The lead-up to OIS@ASRS had been eventful for biotech company PFEnex, as Hubert C. Chin, MD, chief medical officer, reported to the “Paying for Breakthrough Eye Therapies” session. Top-line results of the completed Phase I/II trial of the company’s lead candidate, PF582, a Lucentis biosimilar, showed similar safety and efficacy to the index agent, and PFEnex regained full rights to PF582 from former partner Pfizer.
“Combined with the approaching Phase I/II study results, along with what we believe to be a readiness for manufacturing tech transfer, we are very excited in terms of exploring all strategic options in terms of what to do with PF582 as it returns back to us,” Dr. Chin said. Those options include exploring new partnerships since Pfizer ended its development arrangement with PFEnex to develop PF582, which Dr. Chin announced at OIS@ASRS.
He also provided an overview of the biosimilars market, noting that in branded drugs generics now account for 80% of the market, whereas in biologics, such as Lucentis and Eylea and other high-profile agents like Humira, the FDA did not approve the first biosimilar, Sandoz’s Zarxio (filgrastim), until 2015. Zarxio is a biosimilar to Amgen’s Neupogen for leukemia and other blood disorders.
The challenge with developing biosimilars versus. generics is that the index biologicals are large-molecule agents, whereas branded drugs typically comprise small molecules. It’s akin to building a Ford Explorer out of Legos versus. a 25-piece Lego car, Dr. Chin said.
“Analytical chemistry is advancing to such an extent that we’re able to make sure that we’re actually recreating a faithful copy of the originator,” he explained. “So that’s probably what I want to impart to you – why biosimilars, we believe, are really taking off.”
Hubert C. Chen is the Chief Medical Officer of Pfenex Inc., a clinical-stage biotechnology company developing biosimilars, therapeutic equivalent peptides and novel vaccines. In his current role, Dr. Chen oversees clinical research, regulatory affairs, and product development.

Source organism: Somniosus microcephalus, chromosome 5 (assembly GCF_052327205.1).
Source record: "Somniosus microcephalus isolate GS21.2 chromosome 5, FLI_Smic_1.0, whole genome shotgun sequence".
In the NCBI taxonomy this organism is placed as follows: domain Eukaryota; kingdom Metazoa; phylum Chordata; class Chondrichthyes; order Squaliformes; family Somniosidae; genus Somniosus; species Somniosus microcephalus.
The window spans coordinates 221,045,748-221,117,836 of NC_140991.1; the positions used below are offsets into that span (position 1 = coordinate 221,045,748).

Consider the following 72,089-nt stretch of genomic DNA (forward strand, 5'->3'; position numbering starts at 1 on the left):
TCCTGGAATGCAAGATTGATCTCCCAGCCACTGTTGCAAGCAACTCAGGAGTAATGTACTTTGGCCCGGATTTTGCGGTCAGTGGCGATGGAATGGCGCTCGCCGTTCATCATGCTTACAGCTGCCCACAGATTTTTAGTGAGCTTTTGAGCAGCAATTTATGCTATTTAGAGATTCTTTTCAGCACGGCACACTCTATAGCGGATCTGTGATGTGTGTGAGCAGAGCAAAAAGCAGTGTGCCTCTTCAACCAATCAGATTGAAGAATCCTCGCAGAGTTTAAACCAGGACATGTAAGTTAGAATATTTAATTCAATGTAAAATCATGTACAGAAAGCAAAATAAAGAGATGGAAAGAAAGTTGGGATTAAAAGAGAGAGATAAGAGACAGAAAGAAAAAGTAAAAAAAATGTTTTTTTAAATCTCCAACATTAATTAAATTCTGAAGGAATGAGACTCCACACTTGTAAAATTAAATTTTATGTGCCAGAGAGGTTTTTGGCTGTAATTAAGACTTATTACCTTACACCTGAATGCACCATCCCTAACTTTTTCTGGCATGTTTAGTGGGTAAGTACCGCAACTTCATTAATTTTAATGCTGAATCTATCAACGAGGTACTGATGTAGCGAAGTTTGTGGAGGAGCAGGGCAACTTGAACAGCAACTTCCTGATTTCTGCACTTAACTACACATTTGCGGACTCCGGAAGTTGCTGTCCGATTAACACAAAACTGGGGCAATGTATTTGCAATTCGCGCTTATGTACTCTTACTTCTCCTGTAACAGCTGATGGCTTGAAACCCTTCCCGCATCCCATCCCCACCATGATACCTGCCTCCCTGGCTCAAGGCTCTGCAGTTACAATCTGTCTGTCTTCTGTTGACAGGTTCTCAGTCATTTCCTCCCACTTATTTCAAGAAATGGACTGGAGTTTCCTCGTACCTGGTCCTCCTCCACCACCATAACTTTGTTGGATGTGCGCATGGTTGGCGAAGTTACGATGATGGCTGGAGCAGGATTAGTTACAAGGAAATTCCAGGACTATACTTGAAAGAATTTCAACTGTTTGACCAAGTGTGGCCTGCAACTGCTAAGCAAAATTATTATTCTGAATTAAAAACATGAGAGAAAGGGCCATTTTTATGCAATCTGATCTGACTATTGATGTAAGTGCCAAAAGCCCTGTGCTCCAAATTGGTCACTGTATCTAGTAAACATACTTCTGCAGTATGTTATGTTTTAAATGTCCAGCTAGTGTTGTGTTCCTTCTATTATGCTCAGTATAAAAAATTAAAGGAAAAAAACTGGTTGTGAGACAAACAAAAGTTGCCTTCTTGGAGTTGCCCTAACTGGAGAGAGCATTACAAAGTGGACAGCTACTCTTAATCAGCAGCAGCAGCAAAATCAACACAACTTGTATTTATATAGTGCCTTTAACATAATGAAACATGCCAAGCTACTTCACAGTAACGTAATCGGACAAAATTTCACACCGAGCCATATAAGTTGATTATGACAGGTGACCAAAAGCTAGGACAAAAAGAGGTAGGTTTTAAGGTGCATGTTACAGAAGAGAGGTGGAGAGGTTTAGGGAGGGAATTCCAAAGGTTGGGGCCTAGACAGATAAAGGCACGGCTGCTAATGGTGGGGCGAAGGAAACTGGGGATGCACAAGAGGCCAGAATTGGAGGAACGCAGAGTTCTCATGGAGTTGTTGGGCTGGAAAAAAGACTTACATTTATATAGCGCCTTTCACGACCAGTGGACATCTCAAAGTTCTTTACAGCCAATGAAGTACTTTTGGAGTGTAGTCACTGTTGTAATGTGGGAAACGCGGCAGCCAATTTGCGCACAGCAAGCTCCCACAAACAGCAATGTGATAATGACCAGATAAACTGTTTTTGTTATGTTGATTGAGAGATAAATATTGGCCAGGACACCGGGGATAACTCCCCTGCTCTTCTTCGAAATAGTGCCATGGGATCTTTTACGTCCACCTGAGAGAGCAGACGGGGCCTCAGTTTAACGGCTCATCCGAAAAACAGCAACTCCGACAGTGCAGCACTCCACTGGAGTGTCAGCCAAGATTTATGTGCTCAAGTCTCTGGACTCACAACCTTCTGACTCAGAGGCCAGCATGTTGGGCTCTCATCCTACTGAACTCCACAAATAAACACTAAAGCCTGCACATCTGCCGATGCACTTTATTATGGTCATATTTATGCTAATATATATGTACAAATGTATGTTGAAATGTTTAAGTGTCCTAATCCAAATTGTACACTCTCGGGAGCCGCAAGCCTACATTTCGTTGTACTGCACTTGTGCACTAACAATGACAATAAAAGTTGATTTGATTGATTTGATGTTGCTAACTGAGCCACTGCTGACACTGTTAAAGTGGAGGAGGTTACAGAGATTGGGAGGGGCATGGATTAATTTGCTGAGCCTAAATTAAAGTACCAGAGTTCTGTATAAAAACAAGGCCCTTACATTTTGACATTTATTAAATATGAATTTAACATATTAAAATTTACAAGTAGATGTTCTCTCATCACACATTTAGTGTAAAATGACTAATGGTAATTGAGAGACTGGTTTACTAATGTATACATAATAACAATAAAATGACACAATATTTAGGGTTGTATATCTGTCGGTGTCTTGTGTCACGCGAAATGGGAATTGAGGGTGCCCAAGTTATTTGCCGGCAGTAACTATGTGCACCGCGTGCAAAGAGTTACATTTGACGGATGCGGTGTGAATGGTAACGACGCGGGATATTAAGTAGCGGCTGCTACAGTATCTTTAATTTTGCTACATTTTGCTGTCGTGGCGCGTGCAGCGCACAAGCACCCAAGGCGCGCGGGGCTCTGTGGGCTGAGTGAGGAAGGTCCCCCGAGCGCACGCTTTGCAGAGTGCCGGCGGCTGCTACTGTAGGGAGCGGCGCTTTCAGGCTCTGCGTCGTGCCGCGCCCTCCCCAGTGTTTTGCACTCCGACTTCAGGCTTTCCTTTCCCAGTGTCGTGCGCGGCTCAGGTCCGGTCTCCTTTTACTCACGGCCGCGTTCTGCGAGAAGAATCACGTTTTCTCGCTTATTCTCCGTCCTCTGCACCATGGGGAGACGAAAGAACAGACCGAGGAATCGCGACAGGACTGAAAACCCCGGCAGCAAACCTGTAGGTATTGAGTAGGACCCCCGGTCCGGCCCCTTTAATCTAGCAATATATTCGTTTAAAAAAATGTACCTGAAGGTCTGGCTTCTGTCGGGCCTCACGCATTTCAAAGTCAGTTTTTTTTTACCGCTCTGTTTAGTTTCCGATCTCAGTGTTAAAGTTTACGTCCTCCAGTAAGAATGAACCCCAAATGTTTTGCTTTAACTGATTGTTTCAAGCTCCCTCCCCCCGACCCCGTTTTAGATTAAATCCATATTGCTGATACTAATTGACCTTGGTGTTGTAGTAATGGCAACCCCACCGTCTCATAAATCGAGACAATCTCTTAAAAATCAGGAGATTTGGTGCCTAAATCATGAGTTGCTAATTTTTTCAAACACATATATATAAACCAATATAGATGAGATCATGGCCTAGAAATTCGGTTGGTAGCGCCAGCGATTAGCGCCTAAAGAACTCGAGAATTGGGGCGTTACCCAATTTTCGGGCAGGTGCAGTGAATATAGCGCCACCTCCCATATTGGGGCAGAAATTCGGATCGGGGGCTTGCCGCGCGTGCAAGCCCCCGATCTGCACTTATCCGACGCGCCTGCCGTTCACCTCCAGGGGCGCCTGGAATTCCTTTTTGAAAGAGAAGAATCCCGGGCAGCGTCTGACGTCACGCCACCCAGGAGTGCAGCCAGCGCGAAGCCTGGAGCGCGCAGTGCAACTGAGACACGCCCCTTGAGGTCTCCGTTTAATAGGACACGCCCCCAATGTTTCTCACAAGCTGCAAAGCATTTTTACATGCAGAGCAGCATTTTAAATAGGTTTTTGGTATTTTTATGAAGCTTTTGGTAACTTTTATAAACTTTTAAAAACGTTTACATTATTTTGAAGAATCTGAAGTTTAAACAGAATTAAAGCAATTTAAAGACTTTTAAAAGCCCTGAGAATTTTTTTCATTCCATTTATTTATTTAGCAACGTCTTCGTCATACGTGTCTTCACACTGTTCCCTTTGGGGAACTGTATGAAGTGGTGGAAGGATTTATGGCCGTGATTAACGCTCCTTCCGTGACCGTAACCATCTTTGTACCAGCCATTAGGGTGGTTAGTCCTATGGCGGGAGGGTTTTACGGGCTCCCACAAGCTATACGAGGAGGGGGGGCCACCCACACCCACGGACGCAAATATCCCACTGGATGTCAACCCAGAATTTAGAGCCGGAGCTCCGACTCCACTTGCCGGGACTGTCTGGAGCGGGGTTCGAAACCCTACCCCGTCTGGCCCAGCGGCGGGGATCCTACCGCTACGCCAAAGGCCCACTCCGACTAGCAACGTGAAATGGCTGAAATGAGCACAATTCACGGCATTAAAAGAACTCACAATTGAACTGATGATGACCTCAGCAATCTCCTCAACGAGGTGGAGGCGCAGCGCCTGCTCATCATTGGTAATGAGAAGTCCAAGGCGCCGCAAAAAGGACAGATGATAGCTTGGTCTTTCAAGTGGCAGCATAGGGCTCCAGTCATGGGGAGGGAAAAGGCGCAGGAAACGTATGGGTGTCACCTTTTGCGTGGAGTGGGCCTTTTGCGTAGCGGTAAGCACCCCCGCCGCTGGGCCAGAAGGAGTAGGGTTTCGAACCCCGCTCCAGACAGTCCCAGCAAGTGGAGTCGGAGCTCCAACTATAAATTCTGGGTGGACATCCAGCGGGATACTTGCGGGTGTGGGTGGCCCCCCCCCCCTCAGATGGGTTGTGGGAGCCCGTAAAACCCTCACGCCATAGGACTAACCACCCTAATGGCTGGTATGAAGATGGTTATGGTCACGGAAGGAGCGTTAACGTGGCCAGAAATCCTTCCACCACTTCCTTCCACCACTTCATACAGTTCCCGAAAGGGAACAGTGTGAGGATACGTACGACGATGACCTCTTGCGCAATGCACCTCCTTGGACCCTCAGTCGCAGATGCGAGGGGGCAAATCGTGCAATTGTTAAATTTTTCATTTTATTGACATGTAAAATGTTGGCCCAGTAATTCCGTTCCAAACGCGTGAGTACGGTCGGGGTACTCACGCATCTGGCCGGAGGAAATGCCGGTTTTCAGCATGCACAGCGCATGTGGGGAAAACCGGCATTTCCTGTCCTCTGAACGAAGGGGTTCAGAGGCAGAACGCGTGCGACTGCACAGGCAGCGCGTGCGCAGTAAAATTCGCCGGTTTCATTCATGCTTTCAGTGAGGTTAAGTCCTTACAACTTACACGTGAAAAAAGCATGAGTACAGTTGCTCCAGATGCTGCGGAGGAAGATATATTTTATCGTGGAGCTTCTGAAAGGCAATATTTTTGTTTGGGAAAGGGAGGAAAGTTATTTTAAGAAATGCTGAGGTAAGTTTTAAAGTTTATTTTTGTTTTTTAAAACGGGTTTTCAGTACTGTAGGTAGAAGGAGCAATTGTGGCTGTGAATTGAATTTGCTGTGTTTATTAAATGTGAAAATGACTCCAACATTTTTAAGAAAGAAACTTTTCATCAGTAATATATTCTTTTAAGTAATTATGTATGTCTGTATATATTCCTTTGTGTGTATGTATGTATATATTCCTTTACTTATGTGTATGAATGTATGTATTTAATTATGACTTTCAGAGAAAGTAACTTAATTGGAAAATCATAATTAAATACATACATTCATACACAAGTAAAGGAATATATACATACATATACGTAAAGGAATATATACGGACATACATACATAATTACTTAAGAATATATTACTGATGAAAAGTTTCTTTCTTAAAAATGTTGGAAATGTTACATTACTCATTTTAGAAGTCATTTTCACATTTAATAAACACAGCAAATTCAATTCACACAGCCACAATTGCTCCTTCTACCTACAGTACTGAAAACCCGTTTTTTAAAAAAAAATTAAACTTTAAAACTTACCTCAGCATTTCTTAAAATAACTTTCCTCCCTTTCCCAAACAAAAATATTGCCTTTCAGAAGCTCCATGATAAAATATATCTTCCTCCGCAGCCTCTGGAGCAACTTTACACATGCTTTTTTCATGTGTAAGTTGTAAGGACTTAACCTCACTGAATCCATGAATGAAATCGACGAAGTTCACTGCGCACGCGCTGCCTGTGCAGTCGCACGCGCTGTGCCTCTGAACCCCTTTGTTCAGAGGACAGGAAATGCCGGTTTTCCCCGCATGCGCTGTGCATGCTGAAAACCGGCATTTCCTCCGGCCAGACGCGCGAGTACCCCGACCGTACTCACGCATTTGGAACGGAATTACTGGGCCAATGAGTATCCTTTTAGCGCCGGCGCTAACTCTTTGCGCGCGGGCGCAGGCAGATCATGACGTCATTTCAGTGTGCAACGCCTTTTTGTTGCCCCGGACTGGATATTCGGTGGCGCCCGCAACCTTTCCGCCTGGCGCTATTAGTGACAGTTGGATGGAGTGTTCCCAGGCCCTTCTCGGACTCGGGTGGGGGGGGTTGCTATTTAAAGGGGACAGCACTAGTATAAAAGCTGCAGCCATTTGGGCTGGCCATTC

Hubert Chen: It’s a pleasure to be here to present to you Pfenex in our biosimilars efforts. I’m Hubert Chen. I’m the Chief Medical Officer, and here is the first slide, which is a corporate overview of Pfenex. We are a biotech company that’s based in San Diego, California. We were initially founded as a platform technology company with expertise in protein production and analysis. However, in about 2009 we decided to repurpose this platform to go into therapeutics production with a focus primarily on the development and commercialization of biosimilars. Now our lead candidate, lead product in the biosimilars portfolio is PF-582, which is a biosimilar candidate to Lucentis. And for this audience I obviously would not be going through the mechanism of action or the intended patient population for PF-582. What I’d like to do, though, is to highlight some of the news that we released earlier today as part of our earnings call, in which we disclosed the top line clinical results from our previously competed phase 1/2 study comparing Lucentis versus PF-582. And we are pleased that we were able to achieve the primary objective of the study, which was to show that the safety and tolerability profiles were comparable. We also looked at efficacy in terms of visual acuity and also some pharmacodynamic parameters. Again, we were very pleased to see that there was consistent pharmacology that was demonstrated between PF-582 and Lucentis. Now as part of the announcement earlier today, we also are in the process of regaining all the rights to PF-582 from our partner. So combined with the encouraging phase 1/2 study results, along with the what we believe to be readiness for manufacturing tech transfer, we are very excited in terms of exploring all strategic options, in terms of what to do with the PF-582 as it returns back to us, including exploring the potential for re-partnering. So really that’s – for the rest of the presentation, though, I want to perhaps share with you Pfenex’s perspectives in terms of why focus on biosimilars, and why we believe that this field really will be taking off in the imminent future. And I think a good way to think about this field is to compare and contrast this to the small molecule generics, in which you can see that the latest statistics show that 80% – and this is increasing – 80% of the prescriptions that are filled in the United States are the generics. In contrast, though, as most of you are aware, the first biosimilar really was not approved by the FDA until 2015, and despite the headlines that are being generated, is still lagging significantly behind. So really the question that we are posing is why is there such a large discrepancy. And of course I think most of us have seen this cartoon in terms of one of the key factors, of course, is the fact that small molecules are relatively easy to manufacture, and this is shown by the cartoon on the left hand side in terms of the atomic structure of aspirin. On the right hand side is your fairly typical biologic, which is a monoclonal antibody, and again, the figure really does impart to you that the complexity involved in terms of recreating a biologic really should be a lot more complicated. However, unless you have spent some time in a chemistry or a biology lab, I think we may understand this intellectually, but in terms of what does this mean, what are the practical implications, sometimes a little bit hard to grasp. So what if we swap in pictures of Lego cars? So here is a 25 piece Lego car. And if we just take a look at this picture, I think most of us feel confident that even without the assembly instructions, we can probably recreate this toy car. What if we now swap in this Ford Explorer that was taken in San Diego, my hometown. So now we probably start to get a little bit challenged in terms of can I really recreate this Lego car. Well, what if – and we’re all in the medical field, or exposed to it – so what if we start to provide some tools so that we can use n X-ray machine from the dentist’s office, we can use a Doppler ultrasound to look at a 3D structure, and we can perhaps even do a laser measuring device so we can actually figure out where to place that Ford decal to the exact millimeter. So really now if we kind of take this analogy back to the biosimilars field, this is exactly what’s happening. The chemistry, the advancements, the technology of analytical chemistry is advancing to such an extent that we’re able to use mass spec, CD and SDS page again to really refine and to make sure that actually are recreating a faithful copy of the originator. So I think that’s probably what I want to impart to you in terms of why the biosimilars we believe is really taking off, and Pfenex is really delighted to be part of this effort. And we look forward to updating you on PF-582 at upcoming events. Thank you very much.